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BMW's Car Parks Itself While You Stand To One Side and Watch
Image: BMW

Tired of picking your way past bicycles and crusty garbage cans to get aboard your car? Let the 2016 BMW 7-Series negotiate the garage, while you and the neighbors look on in wonder.

Like its semi-autonomous competitor, the Mercedes S-class, BMW’s new flagship luxury sedan can steer, brake, and accelerate on its own for short highway stretches. But the BMW one-ups the Benz as the world’s first production car that can park itself from a distance. That is, with no human inside.

BMW Remote Parking works in conjunction with a modern hunk of a key fob with a 2.2-inch, Gorilla-glass touchscreen. Owners pull up to their garage or a parking slot, roughly align the BMW’s nose with the space, shut off the engine, and hop on out.

Pressing a key button and swiping the screen activates the system: The car starts the engine, shifts the transmission into drive, releases the electric parking brake, and applies hydraulic brakes while ensuring that the vehicle remains safe and stationary. It’s akin to a driver’s holding down the brake pedal before initiating a move.

Next, press a “forward” arrow button on the fob, and the car crawls into the space. Drivers can release the button when the car is properly positioned, but the BMW will also stop itself before striking any obstacle, from a misplaced lawnmower to the family dog. Come the morning commute, a second button reverses the process, easing the car backward out of the space without the driver having to hop aboard.

Hector Arellano-Belloc, BMW technology spokesman, said the system is tailor-made for Europe and other markets where small garages and constricted spaces can make it a challenge to get in and then to get out.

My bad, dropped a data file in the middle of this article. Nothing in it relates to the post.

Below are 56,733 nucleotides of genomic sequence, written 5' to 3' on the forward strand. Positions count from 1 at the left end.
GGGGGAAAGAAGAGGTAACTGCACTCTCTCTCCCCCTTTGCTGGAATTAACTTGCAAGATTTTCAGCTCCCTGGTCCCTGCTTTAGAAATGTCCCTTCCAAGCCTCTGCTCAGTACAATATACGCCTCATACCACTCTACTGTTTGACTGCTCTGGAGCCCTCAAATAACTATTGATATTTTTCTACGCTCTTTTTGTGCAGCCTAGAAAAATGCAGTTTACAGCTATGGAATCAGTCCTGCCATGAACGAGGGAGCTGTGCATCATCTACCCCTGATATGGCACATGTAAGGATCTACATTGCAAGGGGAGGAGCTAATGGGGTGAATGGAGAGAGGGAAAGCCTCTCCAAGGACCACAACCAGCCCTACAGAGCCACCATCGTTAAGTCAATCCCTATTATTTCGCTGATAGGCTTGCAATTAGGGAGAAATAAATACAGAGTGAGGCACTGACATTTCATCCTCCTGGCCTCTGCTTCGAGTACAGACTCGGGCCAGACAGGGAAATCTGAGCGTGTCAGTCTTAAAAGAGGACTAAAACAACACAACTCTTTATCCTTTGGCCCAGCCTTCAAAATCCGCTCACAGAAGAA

“You can avoid scraping your doors in tight spots and use garage space more efficiently,” Arellano-Belloc says, since an owner doesn’t need to leave a wide berth to open the doors. “Technically, the system is pretty intricate, but it’s easy and intuitive for the owner.”

Four cameras aided by a dozen ultrasonic sensors create a 360-degree view around the car. A control unit allows communication (on both FlexRay and Controller Area Network buses) among the electric steering, engine, brakes, transmission, and stability control.

For safety’s sake, owners do have to babysit the car by standing off to the side or a few meters in back while the BMW does its thing. The system shuts down if someone opens a car door while it’s moving. And though the BMW can automatically adjust its steering angle by up to three degrees for proper alignment, for now it can only do forward-and-backward moves. For automated parallel parking, the driver must still sit inside and work the brakes while the car controls the steering and throttle.

The Bimmer’s other bummer is that U.S. regulators are taking their usual wait-and-see approach: Remote Parking is already on sale as a 7-Series option in Europe, but has not been approved for American showrooms.

“We’re pushing to get the proper authorization so we can utilize it here,” Arellano-Belloc says.

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This photo shows a parked Land Rover that is plugged into a Tesla charging station.

This vintage Land Rover Defender has been refitted with an electric powertrain, one originally designed for a Tesla.

E.C.D. Automotive Design

From the outside, this Land Rover Defender looks like any other example of the postwar British classic that conquered the African outback—and the automotive world’s heart. But when I step on the accelerator, my own heart jumps. The Defender charges like a lioness on a wildebeest’s scent, slaying 60 miles per hour (almost 100 kilometers per hour) in about 5 seconds. That acceleration is so out of character for this doughty old truck, and so fun, that I’m forced to do it again.

Clearly, that’s no lazy Rover diesel chugging below the hood—or even a Chevrolet V-8, a current go-to engine for vintage-car fans seeking a contemporary edge. This Defender, known for raiding tombs, has raided Tesla’s temple of tech.

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